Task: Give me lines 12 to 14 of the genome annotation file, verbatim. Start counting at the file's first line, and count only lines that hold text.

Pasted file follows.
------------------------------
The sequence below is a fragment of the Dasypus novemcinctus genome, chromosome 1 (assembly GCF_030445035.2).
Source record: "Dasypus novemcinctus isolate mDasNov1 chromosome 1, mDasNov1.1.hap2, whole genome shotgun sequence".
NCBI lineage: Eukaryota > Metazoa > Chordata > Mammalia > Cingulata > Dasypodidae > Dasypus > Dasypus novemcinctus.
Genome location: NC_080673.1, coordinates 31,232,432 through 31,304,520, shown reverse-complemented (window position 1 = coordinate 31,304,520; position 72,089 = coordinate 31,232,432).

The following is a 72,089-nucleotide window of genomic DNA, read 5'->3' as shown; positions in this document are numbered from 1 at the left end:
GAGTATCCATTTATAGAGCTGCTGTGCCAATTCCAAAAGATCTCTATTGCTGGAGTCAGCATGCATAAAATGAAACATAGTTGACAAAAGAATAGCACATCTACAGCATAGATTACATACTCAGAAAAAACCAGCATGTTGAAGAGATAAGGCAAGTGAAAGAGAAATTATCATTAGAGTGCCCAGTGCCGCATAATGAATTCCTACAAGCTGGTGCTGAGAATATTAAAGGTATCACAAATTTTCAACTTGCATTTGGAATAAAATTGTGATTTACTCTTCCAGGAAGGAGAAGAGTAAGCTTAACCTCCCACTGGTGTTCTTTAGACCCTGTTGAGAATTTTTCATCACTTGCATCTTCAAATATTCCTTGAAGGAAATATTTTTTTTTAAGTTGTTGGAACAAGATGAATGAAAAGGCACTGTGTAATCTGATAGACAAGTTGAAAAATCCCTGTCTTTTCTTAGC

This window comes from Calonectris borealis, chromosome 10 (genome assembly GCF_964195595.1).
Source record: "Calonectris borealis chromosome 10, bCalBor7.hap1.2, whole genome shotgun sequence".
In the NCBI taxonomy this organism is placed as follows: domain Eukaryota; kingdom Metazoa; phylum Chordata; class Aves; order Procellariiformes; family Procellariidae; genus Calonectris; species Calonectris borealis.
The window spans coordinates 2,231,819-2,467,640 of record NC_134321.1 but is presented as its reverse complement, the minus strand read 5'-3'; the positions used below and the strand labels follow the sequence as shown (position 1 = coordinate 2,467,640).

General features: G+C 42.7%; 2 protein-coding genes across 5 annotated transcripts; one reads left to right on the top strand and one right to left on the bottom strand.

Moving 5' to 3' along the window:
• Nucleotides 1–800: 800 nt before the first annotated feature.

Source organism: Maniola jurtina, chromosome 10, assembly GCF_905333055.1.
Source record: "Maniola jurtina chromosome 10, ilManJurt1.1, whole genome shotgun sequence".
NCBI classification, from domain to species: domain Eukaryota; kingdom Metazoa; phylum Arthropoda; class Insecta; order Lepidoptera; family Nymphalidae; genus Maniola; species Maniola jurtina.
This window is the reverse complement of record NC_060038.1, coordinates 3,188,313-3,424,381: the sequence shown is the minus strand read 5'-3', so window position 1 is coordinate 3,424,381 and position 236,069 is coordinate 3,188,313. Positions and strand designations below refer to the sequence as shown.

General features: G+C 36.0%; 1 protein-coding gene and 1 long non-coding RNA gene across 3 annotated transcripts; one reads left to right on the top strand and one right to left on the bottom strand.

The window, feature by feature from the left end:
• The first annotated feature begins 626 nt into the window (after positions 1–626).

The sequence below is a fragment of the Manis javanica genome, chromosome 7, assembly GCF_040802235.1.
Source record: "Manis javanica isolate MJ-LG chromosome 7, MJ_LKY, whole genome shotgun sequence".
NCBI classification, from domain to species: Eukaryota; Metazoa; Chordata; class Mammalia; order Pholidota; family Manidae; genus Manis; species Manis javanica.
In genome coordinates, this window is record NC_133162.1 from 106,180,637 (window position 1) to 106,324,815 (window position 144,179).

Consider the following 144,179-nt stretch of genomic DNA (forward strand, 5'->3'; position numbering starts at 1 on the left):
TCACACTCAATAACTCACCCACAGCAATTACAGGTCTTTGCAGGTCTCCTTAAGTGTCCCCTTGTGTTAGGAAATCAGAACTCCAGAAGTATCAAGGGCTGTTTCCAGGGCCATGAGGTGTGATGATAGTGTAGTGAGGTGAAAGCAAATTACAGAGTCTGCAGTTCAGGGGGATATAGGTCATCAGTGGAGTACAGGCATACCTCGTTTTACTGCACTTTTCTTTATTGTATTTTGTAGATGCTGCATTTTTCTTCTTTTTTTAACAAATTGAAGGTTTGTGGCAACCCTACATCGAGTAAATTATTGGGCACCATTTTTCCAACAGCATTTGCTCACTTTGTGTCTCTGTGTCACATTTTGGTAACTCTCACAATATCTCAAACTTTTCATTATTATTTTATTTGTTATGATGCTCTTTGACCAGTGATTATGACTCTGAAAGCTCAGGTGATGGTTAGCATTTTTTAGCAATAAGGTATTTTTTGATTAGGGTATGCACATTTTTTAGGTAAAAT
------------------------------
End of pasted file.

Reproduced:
Moving 5' to 3' along the window:
• Nucleotides 1–800: 800 nt before the first annotated feature.

Source organism: Maniola jurtina, chromosome 10, assembly GCF_905333055.1.